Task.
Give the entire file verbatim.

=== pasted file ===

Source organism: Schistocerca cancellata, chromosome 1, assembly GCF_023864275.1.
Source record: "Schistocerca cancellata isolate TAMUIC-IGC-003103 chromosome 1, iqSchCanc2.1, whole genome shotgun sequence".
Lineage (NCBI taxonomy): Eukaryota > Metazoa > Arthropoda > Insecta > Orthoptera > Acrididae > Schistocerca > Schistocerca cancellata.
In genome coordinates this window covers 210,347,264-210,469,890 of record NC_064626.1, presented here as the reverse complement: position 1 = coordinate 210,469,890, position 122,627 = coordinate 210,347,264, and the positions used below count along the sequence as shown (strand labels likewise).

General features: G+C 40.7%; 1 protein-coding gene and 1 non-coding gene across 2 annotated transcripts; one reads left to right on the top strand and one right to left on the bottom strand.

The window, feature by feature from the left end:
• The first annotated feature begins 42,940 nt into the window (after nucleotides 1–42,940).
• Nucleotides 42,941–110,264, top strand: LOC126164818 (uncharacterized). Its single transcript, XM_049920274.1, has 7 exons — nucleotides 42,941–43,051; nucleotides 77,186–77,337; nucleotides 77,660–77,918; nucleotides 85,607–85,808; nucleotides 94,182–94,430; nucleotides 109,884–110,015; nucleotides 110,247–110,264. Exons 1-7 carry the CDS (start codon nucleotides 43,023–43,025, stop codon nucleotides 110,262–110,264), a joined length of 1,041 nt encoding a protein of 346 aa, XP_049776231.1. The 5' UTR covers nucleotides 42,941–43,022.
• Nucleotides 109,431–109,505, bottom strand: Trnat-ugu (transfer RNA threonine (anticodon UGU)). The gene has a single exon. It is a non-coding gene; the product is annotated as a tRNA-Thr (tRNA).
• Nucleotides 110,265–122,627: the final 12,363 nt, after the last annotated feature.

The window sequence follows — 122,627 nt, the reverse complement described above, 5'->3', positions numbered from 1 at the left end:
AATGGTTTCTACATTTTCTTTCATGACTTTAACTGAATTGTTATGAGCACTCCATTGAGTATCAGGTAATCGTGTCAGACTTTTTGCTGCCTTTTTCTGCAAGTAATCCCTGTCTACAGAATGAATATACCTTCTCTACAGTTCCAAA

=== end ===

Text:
Source organism: Schistocerca cancellata, chromosome 1, assembly GCF_023864275.1.
Source record: "Schistocerca cancellata isolate TAMUIC-IGC-003103 chromosome 1, iqSchCanc2.1, whole genome shotgun sequence".
Lineage (NCBI taxonomy): Eukaryota > Metazoa > Arthropoda > Insecta > Orthoptera > Acrididae > Schistocerca > Schistocerca cancellata.
In genome coordinates this window covers 210,347,264-210,469,890 of record NC_064626.1, presented here as the reverse complement: position 1 = coordinate 210,469,890, position 122,627 = coordinate 210,347,264, and the positions used below count along the sequence as shown (strand labels likewise).

General features: G+C 40.7%; 1 protein-coding gene and 1 non-coding gene across 2 annotated transcripts; one reads left to right on the top strand and one right to left on the bottom strand.

The window, feature by feature from the left end:
• The first annotated feature begins 42,940 nt into the window (after nucleotides 1–42,940).
• Nucleotides 42,941–110,264, top strand: LOC126164818 (uncharacterized). Its single transcript, XM_049920274.1, has 7 exons — nucleotides 42,941–43,051; nucleotides 77,186–77,337; nucleotides 77,660–77,918; nucleotides 85,607–85,808; nucleotides 94,182–94,430; nucleotides 109,884–110,015; nucleotides 110,247–110,264. Exons 1-7 carry the CDS (start codon nucleotides 43,023–43,025, stop codon nucleotides 110,262–110,264), a joined length of 1,041 nt encoding a protein of 346 aa, XP_049776231.1. The 5' UTR covers nucleotides 42,941–43,022.
• Nucleotides 109,431–109,505, bottom strand: Trnat-ugu (transfer RNA threonine (anticodon UGU)). The gene has a single exon. It is a non-coding gene; the product is annotated as a tRNA-Thr (tRNA).
• Nucleotides 110,265–122,627: the final 12,363 nt, after the last annotated feature.

The window sequence follows — 122,627 nt, the reverse complement described above, 5'->3', positions numbered from 1 at the left end:
AATGGTTTCTACATTTTCTTTCATGACTTTAACTGAATTGTTATGAGCACTCCATTGAGTATCAGGTAATCGTGTCAGACTTTTTGCTGCCTTTTTCTGCAAGTAATCCCTGTCTACAGAATGAATATACCTTCTCTACAGTTCCAAA